I didn’t think so? It used to be once lifetime but when the limit was raised in the '90s I thought it was also changed to allow this for primary residence every 5 yrs or something similar.
Yes, it was, sorry. But what’s your objection again? I said almost exlusively a rich person’s problem. You seem to agree that most people don’t have to pay the tax, and that when they do, it’s because of the big gain. Are we really disagreeing?
I thought it was once a lifetime but I could be wrong. It does seem like every 5 years would be kind of overkill though.
I often ask myself that about you. :)
When I see the super rich hire full time cooks, maids, drivers, whatever – I get it. It’s saving them time. Who wouldn’t want to able to do work or watch Netflix in the backseat instead of driving, 100% of the time. I’
But how can you possibly use 10 yachts. Even with one yacht it’s probably doing nothing 90% of the year. She must hire people just to manage all her yachts!
Well I assume some Congress folks probably want to float around on a $40M yacht with their buddies. What better way to advance her shitty agenda than keeping her friends with political power happy?
@scuzz the homeowner capital gains exemption can be used if youve lived in the house for 2 of the 5 years prior to selling it. It’s no longer a one time thing.
Nice to know. At that point it might as well be totally non-taxable though since you could write-off renting it out for the other three.
I’m not sure how that works. I own a rental house now. We bought it new and my tax person takes a depreciation expense off of the income every year. I vaguely think that when I sell it I’ll have a tax consequence for that, but I confess I don’t know what it is. It’s possible we’ll move into the house one day, but not certain.
I am not sure but yes, I think if you sold it you would have a tax consequence. With a rental you just get the year to year advantage of getting to expense out the house and any repairs you make to it. But with business property it does start to get complicated.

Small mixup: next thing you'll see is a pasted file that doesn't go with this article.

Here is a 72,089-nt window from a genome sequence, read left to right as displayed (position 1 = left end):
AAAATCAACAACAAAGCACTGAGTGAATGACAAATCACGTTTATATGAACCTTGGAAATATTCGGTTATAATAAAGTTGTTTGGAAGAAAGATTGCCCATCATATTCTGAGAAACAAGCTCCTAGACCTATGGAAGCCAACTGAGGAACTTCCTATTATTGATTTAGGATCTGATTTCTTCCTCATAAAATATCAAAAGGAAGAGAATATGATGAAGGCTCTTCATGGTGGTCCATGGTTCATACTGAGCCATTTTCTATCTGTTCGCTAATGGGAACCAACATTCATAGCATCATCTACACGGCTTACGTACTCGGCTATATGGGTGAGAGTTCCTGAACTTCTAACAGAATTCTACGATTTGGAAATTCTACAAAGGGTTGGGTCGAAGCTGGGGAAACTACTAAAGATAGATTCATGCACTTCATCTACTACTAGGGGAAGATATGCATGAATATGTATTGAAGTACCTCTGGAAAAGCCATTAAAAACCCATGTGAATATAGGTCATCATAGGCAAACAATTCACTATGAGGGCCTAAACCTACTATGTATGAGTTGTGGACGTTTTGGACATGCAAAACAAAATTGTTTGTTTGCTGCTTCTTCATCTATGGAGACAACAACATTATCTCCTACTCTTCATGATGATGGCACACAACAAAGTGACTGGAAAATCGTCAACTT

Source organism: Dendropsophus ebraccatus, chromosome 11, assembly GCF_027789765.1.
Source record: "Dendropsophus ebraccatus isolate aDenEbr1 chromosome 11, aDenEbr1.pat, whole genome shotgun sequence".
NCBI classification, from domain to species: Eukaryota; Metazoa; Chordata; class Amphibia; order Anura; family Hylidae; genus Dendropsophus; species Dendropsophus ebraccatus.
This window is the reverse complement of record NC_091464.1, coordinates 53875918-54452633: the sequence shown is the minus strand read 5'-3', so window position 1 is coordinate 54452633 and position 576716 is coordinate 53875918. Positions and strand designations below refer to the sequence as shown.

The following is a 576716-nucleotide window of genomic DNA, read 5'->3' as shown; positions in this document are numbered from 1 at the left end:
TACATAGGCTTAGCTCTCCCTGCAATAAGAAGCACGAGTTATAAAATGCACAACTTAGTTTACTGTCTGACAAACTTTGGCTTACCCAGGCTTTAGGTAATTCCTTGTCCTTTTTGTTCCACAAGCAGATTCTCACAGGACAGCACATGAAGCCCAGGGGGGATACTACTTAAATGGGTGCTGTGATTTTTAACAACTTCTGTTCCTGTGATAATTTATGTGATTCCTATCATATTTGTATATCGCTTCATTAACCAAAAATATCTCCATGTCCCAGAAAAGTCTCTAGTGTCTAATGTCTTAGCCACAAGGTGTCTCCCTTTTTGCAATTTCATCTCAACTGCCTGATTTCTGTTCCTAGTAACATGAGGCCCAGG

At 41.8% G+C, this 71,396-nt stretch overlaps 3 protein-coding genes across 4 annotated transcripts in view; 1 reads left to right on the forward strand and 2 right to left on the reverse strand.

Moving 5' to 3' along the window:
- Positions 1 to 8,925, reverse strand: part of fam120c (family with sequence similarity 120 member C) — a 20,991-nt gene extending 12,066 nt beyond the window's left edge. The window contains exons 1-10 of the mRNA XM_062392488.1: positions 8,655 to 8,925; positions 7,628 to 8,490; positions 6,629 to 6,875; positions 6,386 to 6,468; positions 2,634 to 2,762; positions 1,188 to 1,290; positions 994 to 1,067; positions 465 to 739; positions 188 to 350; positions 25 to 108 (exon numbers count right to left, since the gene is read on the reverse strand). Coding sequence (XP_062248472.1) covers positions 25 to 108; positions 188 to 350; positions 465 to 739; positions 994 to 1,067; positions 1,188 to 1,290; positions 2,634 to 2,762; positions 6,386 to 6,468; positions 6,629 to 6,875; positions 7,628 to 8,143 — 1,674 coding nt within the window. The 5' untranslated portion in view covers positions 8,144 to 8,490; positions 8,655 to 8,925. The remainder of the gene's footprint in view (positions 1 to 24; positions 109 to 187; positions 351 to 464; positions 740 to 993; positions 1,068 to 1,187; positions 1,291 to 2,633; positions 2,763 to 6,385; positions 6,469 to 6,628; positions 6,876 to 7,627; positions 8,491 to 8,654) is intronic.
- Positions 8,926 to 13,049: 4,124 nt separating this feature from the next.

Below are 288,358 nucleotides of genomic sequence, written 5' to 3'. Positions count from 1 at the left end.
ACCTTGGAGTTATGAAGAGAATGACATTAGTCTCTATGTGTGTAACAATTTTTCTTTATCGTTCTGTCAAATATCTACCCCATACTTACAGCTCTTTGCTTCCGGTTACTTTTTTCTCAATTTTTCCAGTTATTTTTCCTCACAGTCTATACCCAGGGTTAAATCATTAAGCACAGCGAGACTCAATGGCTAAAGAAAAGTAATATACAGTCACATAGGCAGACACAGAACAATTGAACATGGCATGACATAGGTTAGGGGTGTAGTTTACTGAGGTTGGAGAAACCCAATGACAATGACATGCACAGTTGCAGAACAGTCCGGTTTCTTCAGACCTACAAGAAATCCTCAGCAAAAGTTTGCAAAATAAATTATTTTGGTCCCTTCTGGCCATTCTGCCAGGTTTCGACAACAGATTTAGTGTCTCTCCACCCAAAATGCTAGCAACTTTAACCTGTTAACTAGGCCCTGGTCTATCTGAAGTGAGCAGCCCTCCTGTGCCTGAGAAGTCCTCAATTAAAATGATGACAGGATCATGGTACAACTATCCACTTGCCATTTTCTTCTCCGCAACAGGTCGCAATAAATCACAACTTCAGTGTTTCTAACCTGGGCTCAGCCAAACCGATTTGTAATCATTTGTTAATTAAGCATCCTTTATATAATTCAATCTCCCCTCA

I have avoided rental property after watching my brother mess with it. He had three properties at one time and it sure seemed like a lot of work for really very little back. I would hate that 10pm call that something was wrong. I guess that’s why you get a property management company.
One partnership i am in deals in renting warehouses and we use a property management company for that.
And I am not sure how the 2 out of 5 years thing works if you rent it say for 5-6 years and then move into it. You may just have to live in it for 2 years after that for it to kick in.
Interesting timing this conversation came up actually! So i looked at the tax law and it looks like to not get extra taxes on profits from selling your property it must have been your primary residence for at least 2 out of the last 5 years.
We moved out in 2015 and had been renting it out (for a profit) ever since. However, there is a real possibility we may be moving from Orlando, FL (cheap housing) to the Greater Boston Area (lol housing prices) and we’ve been thinking we would sell that house before the move and use the profits for a downpayment on a house up there.
Just got a text from my tenants that they are leaving, and since this year we would be in that 5 year period but next year we won’t I think selling now means not paying the extra taxes on the capital gains from it but next year that not being the case.
I need to talk to an accountant to get it figured out heh.
You can also avoid the taxes if you sell the property and move the money into commercial property within a set time frame. I am not sure of the specifics but this was something my brother looked into a few years ago.
I believe you are thinking of 1031 exchange. This basically allows you to move the proceeds from a rental property into another rental/commercial property of greater value and defer any taxes. There are a bunch of rules, strict time deadlines 45 and 180 days and you have to use an intermediate to handle the exchange. (Many brokers can do it.). You can’t do it with a primary resident.
I think you are almost always better off to take advantage of the 250/500K capital gains exemption than try and hassle with an exchange.
Who could have predicted this? Give the people with all the negotiating power more money, and they will have… more negotiating power!
Think how much trickling down is just around the corner!
That chart looks like a chart from a satirical skit.
Every time I run my taxes, I did it again today using the IRSs tools on their site, I owe $4000 more on the same income as last year.
That makes me angry.
If only you were a rural, uneducated, white guy who votes with his wallet.
For what it’s worth, I’m in the same boat as you, but it’s even worse.
I don’t see how anyone who makes less than 300k a year saves money with this. When they eliminated the exemptions they effectively raised your taxes by $1000 per person in your family.